While it’s always gratifying to see more support for our longtime obsession with credibility, what really strikes me about Surowiecki’s column is the case this makes for sustainable business. If your business—including your marketing—is operating on the principles of transparency, accountability, community benefit and environmental care, that’s good not only for the wider world but also for long-term revenues.

It’s not that sustainable operations guarantee quality products or services (though the need to consider issues like waste and social value certainly helps), but that adhering to principles like transparency and accountability means you can’t resort to smearing lipstick on pigs. If you’re a sustainable business, you won’t claim that fat customers are the cause of yoga pants that stretch to transparency (to cite the New Yorker piece’s primary example).

Sustainable business principles pretty much demand what has always been the hallmark of durably strong brands: they’re built from the inside out. That is, the brand’s image and marketing messages express a compelling combination of personality, values and mission that’s lived within company walls. If you’re not walking the talk, no brand strategy can hide that forever.

Get Messaging Out of the Marketing Ghetto

I can’t believe I’m saying this, but people often focus too much on the creative side of new messaging projects. By too much, I mean exclusively.

Yes, the messaging has to be compelling, flexible, and spot-on for the target audience. But all that development work is wasted if you don’t have a plan for making your messaging live beyond the first website revisions and a carefully crafted guidebook that no one reads. For messaging to succeed, everyone (not just the marketing team) needs to use it—in conversation, emails, presentations, wherever. Based on our experience working with a variety of clients on messaging projects, these are the keys to successful implementation:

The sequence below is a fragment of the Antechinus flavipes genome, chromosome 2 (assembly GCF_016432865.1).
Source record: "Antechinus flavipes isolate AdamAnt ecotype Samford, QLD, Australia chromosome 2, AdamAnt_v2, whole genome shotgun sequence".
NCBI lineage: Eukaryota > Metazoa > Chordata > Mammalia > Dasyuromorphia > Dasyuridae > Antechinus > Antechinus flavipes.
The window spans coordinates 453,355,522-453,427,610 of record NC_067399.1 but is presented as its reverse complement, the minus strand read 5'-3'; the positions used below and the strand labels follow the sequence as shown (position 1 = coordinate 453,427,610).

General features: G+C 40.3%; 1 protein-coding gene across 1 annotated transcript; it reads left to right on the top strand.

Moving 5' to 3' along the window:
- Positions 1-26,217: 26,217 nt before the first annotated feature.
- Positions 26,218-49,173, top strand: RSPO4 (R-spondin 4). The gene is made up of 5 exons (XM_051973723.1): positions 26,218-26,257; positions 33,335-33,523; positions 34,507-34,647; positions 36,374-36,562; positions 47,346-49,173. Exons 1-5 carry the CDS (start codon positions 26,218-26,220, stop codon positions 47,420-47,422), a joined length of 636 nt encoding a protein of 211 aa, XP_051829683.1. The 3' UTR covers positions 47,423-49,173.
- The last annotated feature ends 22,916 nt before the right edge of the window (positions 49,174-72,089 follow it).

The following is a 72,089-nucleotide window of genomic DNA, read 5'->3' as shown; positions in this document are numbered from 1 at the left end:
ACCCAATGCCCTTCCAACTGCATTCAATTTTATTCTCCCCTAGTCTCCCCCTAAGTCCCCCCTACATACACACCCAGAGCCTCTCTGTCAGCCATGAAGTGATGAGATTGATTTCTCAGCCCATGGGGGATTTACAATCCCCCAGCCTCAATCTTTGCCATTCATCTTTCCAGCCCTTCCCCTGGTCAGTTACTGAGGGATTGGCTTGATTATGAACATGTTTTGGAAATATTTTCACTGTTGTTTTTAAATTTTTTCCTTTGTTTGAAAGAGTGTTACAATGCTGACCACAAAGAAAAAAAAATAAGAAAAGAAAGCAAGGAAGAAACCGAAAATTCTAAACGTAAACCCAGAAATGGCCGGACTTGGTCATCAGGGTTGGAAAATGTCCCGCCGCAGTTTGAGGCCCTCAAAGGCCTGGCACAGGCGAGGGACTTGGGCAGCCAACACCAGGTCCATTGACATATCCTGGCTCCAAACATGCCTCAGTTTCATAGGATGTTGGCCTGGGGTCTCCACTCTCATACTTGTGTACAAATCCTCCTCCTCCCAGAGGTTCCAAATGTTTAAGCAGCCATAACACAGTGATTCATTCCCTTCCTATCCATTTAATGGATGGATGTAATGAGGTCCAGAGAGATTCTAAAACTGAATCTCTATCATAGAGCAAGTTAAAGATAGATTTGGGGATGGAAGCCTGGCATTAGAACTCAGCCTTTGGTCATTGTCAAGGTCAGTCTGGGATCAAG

Enthusiastic leadership. Driving adoption is not as simple as having the grand pooh-bah say “do it.” Leadership needs to embrace it, use it, model it—internally as well as to external audiences. Otherwise, messaging will be seen as optional.

Communicating the benefits. Good messaging solves problems. It provides easily grasped explanations of difficult concepts, clarifies key goals and values throughout the organization, and provides ready answers (even cut-and-paste options) to common questions. Let people know how the new messaging will help them talk about their work more comfortably, effectively, and consistently.

Training. Walking people through practical exercises for using the messaging in real-life situations is essential. This is especially true for sales teams and customer-facing staff: they’re primary message carriers and they need to feel comfortable with their approach. Facilitated role-playing sessions are ideal. It’s also a good idea to provide a refresher a few months down road.

Using new messaging will feel uncomfortable at first—even if it hits the authenticity mark and rings true to everyone throughout the organization—simply because it’s unfamiliar. Without ample reinforcement, people will revert to the words they’ve always used, even if those words inspire reactions like “Huh?” or “Excuse me, I have to go get another drink now.” Then your messaging platform breaks down—and I hate to see good creative go to waste.